"Students enter the program with a variety of backgrounds and interests. In shaping the way in which GIS is expressed in the curriculum, we believe it is important to establish multiple points of entry into the world of geospatial research, whereby each student can leverage their own passions and goals to unlock their own creativity in harnessing GIS tools," adds Joshua Murphy, faculty member and lead GIS instructor in the program. "Students are so excited to leverage GIS as an applied tool to advance their own ideas."
The program requires that students use GIS as an analytical research tool in their final capstone project in which they conceptualize an academic research or practice-oriented urban planning project that they are required to present and defend to a committee of faculty and urban planning professionals. In one thesis, a student analyzed the bicycle infrastructure of Washington, DC, to find areas of improvement for safety and mobility. The student rode and recorded the length of every bike lane in the city. Using ArcGIS to map his research results, he concluded that the bike lanes were spatially biased to benefit economically privileged communities.
"The bike lanes project was extraordinary, not because the student employed spatial analysis, but because he generated his own primary data, which in this case was a GIS layer that the city had not recently updated," Brandes says. "By using the Esri tools, at first he was able to do something very simple, which is to document the relationship between all the bike lanes and transit stations in the city. But his spatial analysis was profound; he discovered a bias in the system of systems and crafted a place-based urban planning strategy to remedy it."
Applying GIS Literacy and Spatial Analysis Tools for Equitable Urban Planning
In learning any new trade, the ability to successfully apply the concepts and technologies is key. The program's urban planning studio course provides students with a guided hands-on experience while expanding their GIS understanding and application skills. The studio course lets students apply their knowledge in a meaningful way and gain industry experience by focusing on an urban development problem in partnership with outside entities. For example, students in the summer 2020 studio partnered with the Capital Trails Coalition and mapped strategies to make the Washington region the best metropolitan area for biking in the country. Their research, The 6 Spokes: Making DC a World Class Bike Region, was presented using ArcGIS StoryMaps and showcased ridership data, current bike lane research, and student recommendations.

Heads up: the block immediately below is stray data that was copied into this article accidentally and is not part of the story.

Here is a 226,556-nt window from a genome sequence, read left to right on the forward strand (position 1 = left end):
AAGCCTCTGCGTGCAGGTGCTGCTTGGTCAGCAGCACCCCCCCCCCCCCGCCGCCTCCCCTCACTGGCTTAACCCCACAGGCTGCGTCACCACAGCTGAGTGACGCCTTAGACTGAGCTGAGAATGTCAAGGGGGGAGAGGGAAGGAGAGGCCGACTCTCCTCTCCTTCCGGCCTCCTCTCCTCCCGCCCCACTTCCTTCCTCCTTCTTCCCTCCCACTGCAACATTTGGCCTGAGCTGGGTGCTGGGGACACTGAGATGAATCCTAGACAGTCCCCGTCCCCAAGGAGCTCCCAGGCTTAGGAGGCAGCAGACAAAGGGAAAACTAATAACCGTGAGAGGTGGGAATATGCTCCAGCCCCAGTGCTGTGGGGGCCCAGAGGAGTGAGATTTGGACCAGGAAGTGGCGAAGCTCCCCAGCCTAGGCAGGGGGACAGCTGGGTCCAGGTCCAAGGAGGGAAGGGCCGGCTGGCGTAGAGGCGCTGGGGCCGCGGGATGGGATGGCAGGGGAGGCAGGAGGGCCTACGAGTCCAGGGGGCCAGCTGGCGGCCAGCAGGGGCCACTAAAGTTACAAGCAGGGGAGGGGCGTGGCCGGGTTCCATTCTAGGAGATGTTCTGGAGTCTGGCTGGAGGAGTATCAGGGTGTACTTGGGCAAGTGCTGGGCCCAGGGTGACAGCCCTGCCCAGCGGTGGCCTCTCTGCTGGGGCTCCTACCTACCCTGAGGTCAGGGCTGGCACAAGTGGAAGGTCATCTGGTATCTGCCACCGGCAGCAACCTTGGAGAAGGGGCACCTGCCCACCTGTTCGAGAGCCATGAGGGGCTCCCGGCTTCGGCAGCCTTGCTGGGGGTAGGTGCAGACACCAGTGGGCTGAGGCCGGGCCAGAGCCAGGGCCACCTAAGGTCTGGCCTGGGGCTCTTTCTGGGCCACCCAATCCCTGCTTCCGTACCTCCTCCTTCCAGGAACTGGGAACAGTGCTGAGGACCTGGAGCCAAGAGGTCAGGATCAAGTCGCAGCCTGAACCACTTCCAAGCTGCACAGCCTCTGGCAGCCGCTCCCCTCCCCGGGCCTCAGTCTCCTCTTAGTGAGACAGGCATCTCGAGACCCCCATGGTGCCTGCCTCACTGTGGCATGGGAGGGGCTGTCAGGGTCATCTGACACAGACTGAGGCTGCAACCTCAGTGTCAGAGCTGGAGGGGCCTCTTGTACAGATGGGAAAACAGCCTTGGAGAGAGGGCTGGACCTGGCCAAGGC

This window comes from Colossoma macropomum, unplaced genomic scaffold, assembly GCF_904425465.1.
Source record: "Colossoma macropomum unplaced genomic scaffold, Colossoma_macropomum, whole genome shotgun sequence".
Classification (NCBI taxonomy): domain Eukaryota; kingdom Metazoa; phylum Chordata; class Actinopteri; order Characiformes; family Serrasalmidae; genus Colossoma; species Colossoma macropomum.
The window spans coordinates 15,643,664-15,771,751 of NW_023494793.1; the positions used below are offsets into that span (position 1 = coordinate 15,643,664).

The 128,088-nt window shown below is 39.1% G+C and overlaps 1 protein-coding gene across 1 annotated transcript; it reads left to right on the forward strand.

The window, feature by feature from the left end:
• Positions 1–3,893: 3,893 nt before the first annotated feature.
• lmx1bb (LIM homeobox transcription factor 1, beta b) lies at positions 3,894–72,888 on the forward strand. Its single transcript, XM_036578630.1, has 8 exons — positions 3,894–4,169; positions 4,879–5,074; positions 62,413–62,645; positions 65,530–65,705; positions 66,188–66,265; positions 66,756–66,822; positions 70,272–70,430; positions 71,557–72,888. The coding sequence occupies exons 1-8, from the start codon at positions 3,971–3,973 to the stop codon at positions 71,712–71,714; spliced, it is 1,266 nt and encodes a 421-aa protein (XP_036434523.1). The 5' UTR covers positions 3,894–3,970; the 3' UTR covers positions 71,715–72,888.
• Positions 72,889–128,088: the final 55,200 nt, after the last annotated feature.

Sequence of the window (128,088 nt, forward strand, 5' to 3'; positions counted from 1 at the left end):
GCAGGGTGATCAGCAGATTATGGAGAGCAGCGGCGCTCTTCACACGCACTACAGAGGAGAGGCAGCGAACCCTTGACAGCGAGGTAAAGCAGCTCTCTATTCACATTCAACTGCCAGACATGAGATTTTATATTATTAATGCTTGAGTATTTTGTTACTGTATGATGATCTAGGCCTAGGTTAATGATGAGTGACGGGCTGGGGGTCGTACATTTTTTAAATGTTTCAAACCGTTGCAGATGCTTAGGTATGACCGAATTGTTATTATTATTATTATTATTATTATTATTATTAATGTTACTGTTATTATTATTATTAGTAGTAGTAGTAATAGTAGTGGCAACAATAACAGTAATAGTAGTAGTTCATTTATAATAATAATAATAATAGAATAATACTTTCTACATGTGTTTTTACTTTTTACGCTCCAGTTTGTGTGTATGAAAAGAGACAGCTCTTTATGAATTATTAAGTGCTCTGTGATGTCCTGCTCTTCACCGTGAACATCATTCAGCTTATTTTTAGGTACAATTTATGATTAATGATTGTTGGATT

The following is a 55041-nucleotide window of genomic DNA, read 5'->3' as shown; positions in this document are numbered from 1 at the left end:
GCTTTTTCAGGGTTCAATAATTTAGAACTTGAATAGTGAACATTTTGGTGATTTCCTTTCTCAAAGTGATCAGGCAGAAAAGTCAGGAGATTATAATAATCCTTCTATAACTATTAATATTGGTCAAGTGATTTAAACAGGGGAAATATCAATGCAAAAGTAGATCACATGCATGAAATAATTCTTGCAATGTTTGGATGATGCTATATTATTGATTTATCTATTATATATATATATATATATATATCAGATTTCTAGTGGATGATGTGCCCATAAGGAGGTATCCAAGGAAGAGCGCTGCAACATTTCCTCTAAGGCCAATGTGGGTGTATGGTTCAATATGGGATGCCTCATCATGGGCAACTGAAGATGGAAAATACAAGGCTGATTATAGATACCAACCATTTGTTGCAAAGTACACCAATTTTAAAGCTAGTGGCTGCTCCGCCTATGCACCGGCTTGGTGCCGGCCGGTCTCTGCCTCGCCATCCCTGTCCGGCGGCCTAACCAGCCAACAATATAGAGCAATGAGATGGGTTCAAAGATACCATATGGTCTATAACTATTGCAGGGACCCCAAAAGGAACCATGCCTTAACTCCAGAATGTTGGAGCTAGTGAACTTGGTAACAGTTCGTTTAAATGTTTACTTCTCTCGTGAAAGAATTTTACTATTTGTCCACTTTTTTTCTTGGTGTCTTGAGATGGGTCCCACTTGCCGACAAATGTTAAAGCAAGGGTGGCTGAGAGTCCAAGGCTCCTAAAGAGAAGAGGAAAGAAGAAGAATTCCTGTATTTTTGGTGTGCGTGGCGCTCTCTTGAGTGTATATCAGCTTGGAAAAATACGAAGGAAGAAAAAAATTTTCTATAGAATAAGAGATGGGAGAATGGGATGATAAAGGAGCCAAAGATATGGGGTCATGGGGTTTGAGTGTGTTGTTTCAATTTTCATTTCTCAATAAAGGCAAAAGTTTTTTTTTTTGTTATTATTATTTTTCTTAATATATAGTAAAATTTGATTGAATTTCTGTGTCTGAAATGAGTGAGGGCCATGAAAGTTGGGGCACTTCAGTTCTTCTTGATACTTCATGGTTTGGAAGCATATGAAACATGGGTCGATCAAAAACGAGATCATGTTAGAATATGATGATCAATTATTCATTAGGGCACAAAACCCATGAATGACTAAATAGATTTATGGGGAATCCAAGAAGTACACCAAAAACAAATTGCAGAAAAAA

"We live in this extraordinary time where there's so much changing with respect to data, and that overlaps onto all kinds of changing ideas and considerations with respect to urban policy in cities," says Paul Bernard, program faculty and studio instructor at Georgetown University. "With the studio, what we have done is that we've married those two ideas in an exciting way."
In the spring 2021 studio, students were asked to reconceptualize urban development in DC's Friendship Heights neighborhood in response to the District of Columbia's new comprehensive plan, which mandates the development of affordable housing in high land value neighborhoods. Students worked with the Washington Metropolitan Area Transit Authority (WMATA) to map accessibility to transit and create a strategy to redevelop obsolete retail uses into a new high-density, mixed-income neighborhood. Students drafted strategies on how to incorporate smaller, locally owned businesses into the district while dramatically increasing affordable housing options in this wealthy neighborhood, which currently has none.